Formative assessment methods:

  • Verbal feedback from peers and instructors during the evening reviews whilst on the field class. 

  • Peer assessment of laboratory notebooks halfway through the field class.

  • This field class offers an excellent opportunity to develop independence as well as valuable field experience in an unfamiliar culture. The experience and opportunities on offer will be extremely valuable in team building and personal development.

Penalties for late submission:
The Module Convener will apply the following penalties for work submitted late:

  • where the piece of work is submitted after the original deadline (or any formally agreed extension to the deadline): 10% of the total marks available for that piece of work will be deducted from the mark for each working day[1] (or part thereof) following the deadline up to a total of five working days;
  • where the piece of work is submitted more than five working days after the original deadline (or any formally agreed extension to the deadline): a mark of zero will be recorded.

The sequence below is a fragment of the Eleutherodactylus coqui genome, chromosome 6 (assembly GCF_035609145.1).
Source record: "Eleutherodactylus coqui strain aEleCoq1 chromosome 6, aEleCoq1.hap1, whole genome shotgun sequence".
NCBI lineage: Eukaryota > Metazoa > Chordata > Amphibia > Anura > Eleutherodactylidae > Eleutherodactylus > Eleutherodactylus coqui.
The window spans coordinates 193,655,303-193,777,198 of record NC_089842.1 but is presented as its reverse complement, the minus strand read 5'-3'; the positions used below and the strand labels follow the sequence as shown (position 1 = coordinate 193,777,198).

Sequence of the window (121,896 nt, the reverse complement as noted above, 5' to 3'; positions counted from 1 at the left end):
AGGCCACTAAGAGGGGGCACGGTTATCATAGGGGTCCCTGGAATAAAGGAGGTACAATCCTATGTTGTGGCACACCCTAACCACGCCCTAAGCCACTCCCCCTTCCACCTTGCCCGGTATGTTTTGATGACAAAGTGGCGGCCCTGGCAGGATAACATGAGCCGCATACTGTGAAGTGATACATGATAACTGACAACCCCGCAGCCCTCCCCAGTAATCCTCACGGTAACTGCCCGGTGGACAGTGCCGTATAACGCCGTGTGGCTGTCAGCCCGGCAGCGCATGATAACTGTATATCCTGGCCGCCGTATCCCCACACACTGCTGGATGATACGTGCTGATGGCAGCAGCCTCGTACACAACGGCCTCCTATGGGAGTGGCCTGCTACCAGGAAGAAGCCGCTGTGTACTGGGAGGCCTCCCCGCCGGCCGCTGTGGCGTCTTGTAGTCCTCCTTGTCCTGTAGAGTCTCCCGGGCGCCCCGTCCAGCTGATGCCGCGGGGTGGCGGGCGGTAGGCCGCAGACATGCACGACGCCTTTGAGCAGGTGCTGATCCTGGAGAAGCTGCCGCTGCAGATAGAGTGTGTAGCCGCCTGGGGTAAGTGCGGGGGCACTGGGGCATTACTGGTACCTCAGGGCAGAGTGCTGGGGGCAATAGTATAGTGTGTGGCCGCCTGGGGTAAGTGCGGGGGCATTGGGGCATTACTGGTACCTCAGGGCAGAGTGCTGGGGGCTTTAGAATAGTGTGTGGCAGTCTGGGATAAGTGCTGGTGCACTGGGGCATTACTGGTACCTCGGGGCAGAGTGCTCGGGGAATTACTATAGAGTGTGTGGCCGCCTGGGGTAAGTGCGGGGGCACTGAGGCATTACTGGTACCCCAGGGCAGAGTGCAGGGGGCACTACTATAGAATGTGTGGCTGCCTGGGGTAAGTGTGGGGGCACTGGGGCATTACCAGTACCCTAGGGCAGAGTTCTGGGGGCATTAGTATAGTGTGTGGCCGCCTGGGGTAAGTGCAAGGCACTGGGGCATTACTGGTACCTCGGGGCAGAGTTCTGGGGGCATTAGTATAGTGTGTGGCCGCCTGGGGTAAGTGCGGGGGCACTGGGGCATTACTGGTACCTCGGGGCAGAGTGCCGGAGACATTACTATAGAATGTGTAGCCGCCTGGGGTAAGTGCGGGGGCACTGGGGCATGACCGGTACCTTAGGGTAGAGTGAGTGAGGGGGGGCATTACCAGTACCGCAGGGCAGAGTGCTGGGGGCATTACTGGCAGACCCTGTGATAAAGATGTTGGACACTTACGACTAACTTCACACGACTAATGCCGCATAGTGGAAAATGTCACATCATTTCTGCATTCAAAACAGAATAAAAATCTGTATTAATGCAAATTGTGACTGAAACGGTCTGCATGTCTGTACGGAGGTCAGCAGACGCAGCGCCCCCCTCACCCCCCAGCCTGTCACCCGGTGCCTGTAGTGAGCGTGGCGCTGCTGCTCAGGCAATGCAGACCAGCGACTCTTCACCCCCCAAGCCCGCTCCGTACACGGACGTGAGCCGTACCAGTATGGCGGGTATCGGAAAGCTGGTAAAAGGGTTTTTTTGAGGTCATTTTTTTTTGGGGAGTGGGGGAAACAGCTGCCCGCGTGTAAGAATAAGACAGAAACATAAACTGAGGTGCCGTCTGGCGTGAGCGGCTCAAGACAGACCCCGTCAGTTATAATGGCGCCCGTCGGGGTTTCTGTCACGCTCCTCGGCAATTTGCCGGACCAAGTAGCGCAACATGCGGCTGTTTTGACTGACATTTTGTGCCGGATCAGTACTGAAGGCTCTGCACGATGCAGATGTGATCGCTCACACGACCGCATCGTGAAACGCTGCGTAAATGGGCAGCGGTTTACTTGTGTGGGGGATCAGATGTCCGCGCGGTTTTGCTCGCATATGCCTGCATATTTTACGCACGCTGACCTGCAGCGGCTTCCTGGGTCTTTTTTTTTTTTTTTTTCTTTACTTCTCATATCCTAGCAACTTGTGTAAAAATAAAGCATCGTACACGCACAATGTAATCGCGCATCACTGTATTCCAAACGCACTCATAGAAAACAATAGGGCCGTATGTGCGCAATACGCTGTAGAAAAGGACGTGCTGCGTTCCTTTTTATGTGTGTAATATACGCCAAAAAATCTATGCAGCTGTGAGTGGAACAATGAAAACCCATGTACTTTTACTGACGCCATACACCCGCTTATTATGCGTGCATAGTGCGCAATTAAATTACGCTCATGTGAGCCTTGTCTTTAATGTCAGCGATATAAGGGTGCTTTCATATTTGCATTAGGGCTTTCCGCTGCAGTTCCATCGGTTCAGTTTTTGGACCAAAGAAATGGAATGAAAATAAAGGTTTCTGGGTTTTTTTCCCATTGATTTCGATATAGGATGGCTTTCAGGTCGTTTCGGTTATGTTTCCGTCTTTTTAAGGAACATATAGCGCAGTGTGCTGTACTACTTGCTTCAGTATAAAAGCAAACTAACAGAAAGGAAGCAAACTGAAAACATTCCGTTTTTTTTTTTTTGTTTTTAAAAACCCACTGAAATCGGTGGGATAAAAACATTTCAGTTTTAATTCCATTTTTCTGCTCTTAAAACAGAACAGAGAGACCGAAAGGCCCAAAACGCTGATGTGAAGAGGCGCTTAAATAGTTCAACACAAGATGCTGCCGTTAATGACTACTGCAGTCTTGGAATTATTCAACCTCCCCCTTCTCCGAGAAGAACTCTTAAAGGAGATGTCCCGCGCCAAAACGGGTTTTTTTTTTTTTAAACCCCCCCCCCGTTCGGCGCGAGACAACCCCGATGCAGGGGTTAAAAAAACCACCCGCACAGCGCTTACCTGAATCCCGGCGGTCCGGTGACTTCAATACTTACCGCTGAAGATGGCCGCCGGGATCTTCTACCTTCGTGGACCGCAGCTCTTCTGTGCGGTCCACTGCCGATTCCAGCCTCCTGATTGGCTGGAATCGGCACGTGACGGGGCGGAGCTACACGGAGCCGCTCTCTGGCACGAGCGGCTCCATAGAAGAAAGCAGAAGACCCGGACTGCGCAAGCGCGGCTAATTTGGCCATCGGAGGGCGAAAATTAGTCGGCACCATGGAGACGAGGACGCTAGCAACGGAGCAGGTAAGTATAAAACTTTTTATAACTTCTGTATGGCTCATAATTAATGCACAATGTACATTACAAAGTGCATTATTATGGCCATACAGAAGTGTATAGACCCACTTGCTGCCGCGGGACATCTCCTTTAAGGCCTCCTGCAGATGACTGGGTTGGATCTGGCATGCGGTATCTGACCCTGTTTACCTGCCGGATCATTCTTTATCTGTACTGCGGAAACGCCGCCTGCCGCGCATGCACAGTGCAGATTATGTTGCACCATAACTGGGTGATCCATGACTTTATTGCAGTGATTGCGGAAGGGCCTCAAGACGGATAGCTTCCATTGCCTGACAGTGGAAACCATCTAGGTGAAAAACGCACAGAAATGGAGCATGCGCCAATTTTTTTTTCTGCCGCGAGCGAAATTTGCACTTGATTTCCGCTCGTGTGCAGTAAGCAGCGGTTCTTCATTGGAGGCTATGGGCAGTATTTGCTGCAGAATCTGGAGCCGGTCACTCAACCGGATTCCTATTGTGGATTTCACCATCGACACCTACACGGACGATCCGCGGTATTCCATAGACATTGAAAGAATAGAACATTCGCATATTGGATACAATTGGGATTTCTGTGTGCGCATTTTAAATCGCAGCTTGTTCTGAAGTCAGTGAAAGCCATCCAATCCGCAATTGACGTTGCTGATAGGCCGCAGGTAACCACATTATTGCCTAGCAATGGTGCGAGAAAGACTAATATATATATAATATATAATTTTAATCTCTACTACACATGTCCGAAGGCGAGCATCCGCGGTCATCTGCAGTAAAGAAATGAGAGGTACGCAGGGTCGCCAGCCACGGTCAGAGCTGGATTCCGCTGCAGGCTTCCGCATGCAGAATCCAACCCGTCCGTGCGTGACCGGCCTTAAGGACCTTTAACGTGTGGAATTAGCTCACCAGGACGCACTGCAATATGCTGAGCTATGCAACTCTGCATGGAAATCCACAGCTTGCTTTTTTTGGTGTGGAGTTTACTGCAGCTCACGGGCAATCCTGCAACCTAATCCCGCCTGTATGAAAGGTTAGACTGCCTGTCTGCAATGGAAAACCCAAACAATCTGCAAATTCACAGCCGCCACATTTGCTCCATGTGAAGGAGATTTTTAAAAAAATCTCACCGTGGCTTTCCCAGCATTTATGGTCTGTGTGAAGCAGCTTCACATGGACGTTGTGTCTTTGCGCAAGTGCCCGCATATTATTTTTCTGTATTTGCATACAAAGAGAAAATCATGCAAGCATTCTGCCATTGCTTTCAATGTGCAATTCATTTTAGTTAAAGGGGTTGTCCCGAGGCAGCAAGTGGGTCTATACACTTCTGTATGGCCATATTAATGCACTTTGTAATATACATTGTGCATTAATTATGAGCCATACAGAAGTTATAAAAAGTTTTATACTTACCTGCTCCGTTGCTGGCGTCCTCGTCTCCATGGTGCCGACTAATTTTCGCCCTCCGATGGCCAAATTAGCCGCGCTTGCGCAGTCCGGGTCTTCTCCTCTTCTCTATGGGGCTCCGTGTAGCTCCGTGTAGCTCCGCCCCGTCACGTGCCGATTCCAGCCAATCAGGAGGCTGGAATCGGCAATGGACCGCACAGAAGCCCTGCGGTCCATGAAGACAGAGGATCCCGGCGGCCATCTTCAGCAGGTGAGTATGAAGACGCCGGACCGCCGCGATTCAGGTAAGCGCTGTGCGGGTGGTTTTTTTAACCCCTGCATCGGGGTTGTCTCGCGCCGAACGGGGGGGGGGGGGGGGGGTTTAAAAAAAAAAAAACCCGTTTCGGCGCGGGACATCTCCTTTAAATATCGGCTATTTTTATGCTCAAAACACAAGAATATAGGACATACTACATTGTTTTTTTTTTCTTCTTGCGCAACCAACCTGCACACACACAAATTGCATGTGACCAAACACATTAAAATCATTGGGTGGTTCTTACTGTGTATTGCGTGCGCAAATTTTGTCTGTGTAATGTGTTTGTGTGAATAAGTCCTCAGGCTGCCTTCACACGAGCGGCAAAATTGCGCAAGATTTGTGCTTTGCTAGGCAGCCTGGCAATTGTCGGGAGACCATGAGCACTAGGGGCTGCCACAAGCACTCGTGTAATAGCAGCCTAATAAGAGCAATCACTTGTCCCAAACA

• The University policy statement on penalties for late submission can be found at: http://www.reading.ac.uk/web/FILES/qualitysupport/penaltiesforlatesubmission.pdf
    You are strongly advised to ensure that coursework is submitted by the relevant deadline. You should note that it is advisable to submit work in an unfinished state rather than to fail to submit any work.

    Assessment requirements for a pass:

    A mark of 40% overall.

    Reassessment arrangements:

    Re-submission of coursework components during the following assessment period.

    Additional Costs (specified where applicable):

    1) Required text books:

    2) Specialist equipment or materials: 

    3) Specialist clothing, footwear or headgear: 

    4) Printing and binding: 

    5) Computers and devices with a particular specification: 

    6) Travel, accommodation and subsistence: The field class will require a contribution to the travel and accommodation costs for those attending.

    Last updated: 20 April 2018